When John Kasich met with superintendents the day he unveiled his new funding plan for public schools, he hardly could have been more emphatic. He declared: “If you’re poor, you’re going to get more. If you are richer, you’re going to get less.” Add the usual talk from the governor’s camp about taking bold action, “achievement everywhere,” goes the slogan, and the impression was that Kasich would attack the chronic problem of funding equity with greater aggressiveness than in the past.

More, the governor reminded that while some districts raise as much as $14,000 per mill, others are able to collect just $700 or $800. “That’s not fair competition,” he rightly added.

So the impression deepened, the governor having his eye not merely on equity but also on adequacy, each child with the opportunity to get an education that would provide the tools for him or her to compete in the global marketplace.

Yet, once the governor released the actual school spending numbers for the biennium, superintendents and other education officials started scratching their heads. The numbers did not match the rhetoric. Many wealthier districts would see increases in state funding. Many poorer districts would receive no increases.

The governor and aides have responded by stressing that poorer districts would receive a larger amount of state funding overall than wealthier districts. Yet that long has been true of school funding, addressing inequities by routing more state money to districts with lower incomes.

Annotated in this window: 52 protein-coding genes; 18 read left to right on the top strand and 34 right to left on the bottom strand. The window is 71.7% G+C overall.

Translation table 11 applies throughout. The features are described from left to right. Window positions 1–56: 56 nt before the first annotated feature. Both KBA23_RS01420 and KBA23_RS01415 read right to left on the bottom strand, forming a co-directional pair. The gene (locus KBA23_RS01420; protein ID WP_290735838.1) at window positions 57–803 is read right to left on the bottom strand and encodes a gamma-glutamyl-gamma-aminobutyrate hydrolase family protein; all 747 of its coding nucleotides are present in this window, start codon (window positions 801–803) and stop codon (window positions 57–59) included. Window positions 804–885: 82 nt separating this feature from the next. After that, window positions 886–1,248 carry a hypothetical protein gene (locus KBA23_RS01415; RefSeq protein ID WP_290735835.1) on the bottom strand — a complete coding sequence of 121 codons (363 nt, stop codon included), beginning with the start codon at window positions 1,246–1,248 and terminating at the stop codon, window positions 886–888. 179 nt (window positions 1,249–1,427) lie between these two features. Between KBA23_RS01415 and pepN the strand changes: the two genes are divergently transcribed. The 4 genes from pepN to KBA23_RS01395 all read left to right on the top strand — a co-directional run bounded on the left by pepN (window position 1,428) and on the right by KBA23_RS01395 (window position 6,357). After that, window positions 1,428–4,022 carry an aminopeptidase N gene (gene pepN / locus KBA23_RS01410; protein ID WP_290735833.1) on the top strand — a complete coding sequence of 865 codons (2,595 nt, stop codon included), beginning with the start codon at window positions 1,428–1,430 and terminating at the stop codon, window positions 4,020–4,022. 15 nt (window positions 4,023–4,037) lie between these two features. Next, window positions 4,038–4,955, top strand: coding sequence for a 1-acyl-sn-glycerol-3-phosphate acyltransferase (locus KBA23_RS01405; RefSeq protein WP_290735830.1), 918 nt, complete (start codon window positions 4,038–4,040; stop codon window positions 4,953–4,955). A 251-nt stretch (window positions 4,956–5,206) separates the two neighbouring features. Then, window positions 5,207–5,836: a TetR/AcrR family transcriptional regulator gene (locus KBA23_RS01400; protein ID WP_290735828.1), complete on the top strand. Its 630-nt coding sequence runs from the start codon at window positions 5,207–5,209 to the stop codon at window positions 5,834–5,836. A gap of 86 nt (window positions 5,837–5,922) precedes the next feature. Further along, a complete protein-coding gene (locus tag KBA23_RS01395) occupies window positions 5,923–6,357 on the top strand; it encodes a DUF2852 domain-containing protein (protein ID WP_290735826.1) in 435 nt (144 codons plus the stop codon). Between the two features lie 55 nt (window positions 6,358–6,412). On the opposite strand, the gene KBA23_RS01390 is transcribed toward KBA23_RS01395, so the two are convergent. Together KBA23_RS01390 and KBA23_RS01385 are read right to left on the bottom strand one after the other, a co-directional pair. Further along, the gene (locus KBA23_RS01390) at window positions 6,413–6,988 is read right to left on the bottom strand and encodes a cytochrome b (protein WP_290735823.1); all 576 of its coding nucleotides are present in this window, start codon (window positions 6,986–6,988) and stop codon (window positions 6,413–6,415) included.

Has the governor broken sharply with past, delivering something unique and transforming? Not really. The state spending follows recent patterns, albeit wealthier districts getting a slightly larger share, and the poorer slightly smaller. By contrast, if the evidence-based model of Ted Strickland had been fully funded, it would have directed a significantly greater share to poorer districts.

The point isn’t to suggest that more money is the easy answer. School funding is a complicated task, many districts performing well with lower per-pupil spending than others. When the discussion turns to adequacy, the concern is the competition factor the governor raised. Do all districts have the tools to pursue the level of excellence so many lawmakers and others applaud?

Does each district offer an adequate level of such items as foreign languages, art and music, Advanced Placement classes? On Monday, Dave Scott, a Beacon Journal staff writer, captured how the state failing to keep pace in aiding districts with transportation costs puts pressure on other priorities, even those in the classroom.

Analysts looking carefully at the governor’s proposal even worry about a return of “phantom revenue,” the formula assuming that higher property values will lead to additional local money even when district income levels are low. The governor pitched the idea that he had come up with something innovative, even a breakthrough. For the moment, it looks more like more of the same.